- Messaging is professional and appropriate for fast communications, especially when information is sensitive and end-to-end encryption is used.
- Custom ordering is complex, but making it easy for your customer is vital.
The number one reason many brands say they aren’t selling B2B is because they don’t know that they are already doing it.
Selling B2B is a variety of things, including:
- Distribution relationships with large or chain retailers.
- Selling to organizations (schools, businesses, non-profits).
- Supplier selling to resellers.
You do not have to be a supplier in order to sell B2B. Many online brands are B2B and B2C.
You do not need a separate eCommerce site to sell B2B. Instead, you can build site engagement and SEO on a single URL and use customer groups to allow for personalized browsing experiences for your B2B segment.
Customer groups allow you to build personalized site experiences for groups or individuals once they log in.
- Showcasing products not available to the non-logged in audience
- Hiding products the specific customer groups aren’t interested in
- Showcasing specific pricing, often pre-negotiated
- Allowing for one-click repeat purchasing
Customer groups are useful for VIP segments for all merchants, but are essential for B2B sellers online.
However, many B2B sellers are indeed suppliers – but that isn’t the only type of B2B selling out there. Many B2B vendors still treat websites as a catalog and take orders via phone or fax.
Business customers like to access wholesale pricing and volume discount levels online, as well as place repeat orders or adjustments online, without having to make specific customer service contact.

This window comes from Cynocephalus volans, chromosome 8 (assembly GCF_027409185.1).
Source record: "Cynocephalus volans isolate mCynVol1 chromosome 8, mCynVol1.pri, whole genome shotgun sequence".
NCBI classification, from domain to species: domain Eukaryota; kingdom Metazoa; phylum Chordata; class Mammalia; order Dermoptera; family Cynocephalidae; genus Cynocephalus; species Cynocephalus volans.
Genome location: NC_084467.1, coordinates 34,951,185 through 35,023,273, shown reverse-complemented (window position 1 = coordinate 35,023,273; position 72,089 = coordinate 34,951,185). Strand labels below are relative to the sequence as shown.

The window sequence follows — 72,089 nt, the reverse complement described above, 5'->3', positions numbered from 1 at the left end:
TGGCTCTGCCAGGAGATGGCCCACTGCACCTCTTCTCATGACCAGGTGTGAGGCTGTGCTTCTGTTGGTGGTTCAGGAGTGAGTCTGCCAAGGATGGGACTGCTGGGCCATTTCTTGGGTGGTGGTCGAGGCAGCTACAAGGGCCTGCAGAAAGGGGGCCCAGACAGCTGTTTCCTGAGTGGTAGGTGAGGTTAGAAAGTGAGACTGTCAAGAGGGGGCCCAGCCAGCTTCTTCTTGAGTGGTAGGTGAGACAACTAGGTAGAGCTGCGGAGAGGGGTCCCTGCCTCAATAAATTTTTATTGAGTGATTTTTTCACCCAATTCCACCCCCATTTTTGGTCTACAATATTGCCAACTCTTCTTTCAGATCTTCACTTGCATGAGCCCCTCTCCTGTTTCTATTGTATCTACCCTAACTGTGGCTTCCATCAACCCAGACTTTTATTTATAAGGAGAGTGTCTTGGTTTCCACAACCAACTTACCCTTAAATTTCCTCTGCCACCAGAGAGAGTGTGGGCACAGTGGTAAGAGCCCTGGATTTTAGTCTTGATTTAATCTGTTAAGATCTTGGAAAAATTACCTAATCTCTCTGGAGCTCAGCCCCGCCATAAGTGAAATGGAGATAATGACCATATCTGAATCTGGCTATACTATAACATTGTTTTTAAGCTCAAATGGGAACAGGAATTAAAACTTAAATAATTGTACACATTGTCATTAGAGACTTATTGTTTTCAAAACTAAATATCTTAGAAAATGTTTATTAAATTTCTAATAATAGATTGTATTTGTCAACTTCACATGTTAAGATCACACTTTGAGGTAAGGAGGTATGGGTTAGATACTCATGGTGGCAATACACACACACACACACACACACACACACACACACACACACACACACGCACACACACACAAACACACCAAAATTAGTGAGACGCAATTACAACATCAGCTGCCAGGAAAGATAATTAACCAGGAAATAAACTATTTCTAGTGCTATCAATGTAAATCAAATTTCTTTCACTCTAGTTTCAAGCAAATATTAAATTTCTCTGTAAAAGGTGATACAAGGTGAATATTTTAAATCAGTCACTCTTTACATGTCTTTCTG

The majority of managers and decision-makers in business today are familiar with online transactions. Often they are more comfortable researching and making purchases without talking to an actual person because the online process is familiar.
In general, B2B customers want to see their B2C conveniences transfer over.
- 41% say that self-service functionality is one of the top three ways B2B companies could make it easier for them to shop online.
- 73% of B2B decision-makers say that customer expectations for personalized experiences are significantly higher today compared with just a few years ago.
- 44% of millennials are making purchasing decisions.
- 33% say they are key influencers or recommenders in the purchasing process.
- Only 2% reported not being involved at all in purchasing decisions.
- While Generation X and baby boomer buyers rely on salespeople for guidance, millennial buyers are more likely to rely on the opinions of peers or outside experts than to trust a salesperson: They actively avoid engaging with sales early on; nearly 60 percent say they don’t engage with a salesperson until they’re in the middle of a purchasing decision.
Having an online presence as a B2B is no longer an option, it is essential to the sustainability of your business. Using the right tools to ensure your scalability is the best ROI.